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trudge

[truhj] /trʌdʒ/
verb (used without object), trudged, trudging.
1.
to walk, especially laboriously or wearily:
to trudge up a long flight of steps.
verb (used with object), trudged, trudging.
2.
to walk laboriously or wearily along or over:
He trudged the deserted road for hours.
noun
3.
a laborious or tiring walk; tramp.
Origin
1540-1550
1540-50; perhaps blend of tread and drudge
Related forms
trudger, noun
Synonyms
1. tramp. See pace1 .
Dictionary.com Unabridged
Based on the Random House Dictionary, © Random House, Inc. 2014.
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Examples from the web for trudge
  • They trudge into remote forests to play taped bird calls, hoping that a survivor of a vanished species will reply.
  • Back the hunters trudge to the first entry in their game-book.
  • We trudge down the dune, surprising the lady who lives in the valley.
  • We learn that even urban sophisticates will trudge into the park in midwinter to put out seeds and suet.
  • It's getting to be that time of year when the garage-less must trudge outside extra early to start the car to defrost the windows.
  • Millions gladly missed sleep, and then had to drag themselves out of bed and trudge to work.
  • It is illogical to have the washing machine in a room that you have to trudge down a corridor to reach.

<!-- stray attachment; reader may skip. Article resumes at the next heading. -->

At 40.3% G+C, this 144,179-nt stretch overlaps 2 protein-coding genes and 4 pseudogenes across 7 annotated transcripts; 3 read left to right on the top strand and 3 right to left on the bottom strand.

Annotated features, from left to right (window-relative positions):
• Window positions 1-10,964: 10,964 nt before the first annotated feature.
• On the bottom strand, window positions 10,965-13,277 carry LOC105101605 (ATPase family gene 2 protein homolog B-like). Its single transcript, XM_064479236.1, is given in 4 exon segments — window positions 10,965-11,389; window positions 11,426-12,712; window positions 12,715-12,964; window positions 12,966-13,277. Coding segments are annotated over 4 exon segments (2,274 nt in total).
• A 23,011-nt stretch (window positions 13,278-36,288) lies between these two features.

• By comparison, that makes a trudge to the video store as inconvenient and obsolete as starting a car with a hand crank.
  • Then they trudge down the road to support other villages in similar campaigns.
  • But still, the impeachment proceedings trudge forward.
British Dictionary definitions for trudge

trudge

/trʌdʒ/
verb
1.
(intransitive) to walk or plod heavily or wearily
2.
(transitive) to pass through or over by trudging
noun
3.
a long tiring walk
Derived Forms
trudger, noun
Word Origin
C16: of obscure origin
Collins English Dictionary - Complete & Unabridged 2012 Digital Edition
© William Collins Sons & Co. Ltd. 1979, 1986 © HarperCollins
Publishers 1998, 2000, 2003, 2005, 2006, 2007, 2009, 2012
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Word Origin and History for trudge
v.

"to walk laboriously," 1540s, of unknown origin. Related: Trudged; trudging. The noun meaning "an act of trudging" is attested from 1835.

Online Etymology Dictionary, © 2010 Douglas Harper
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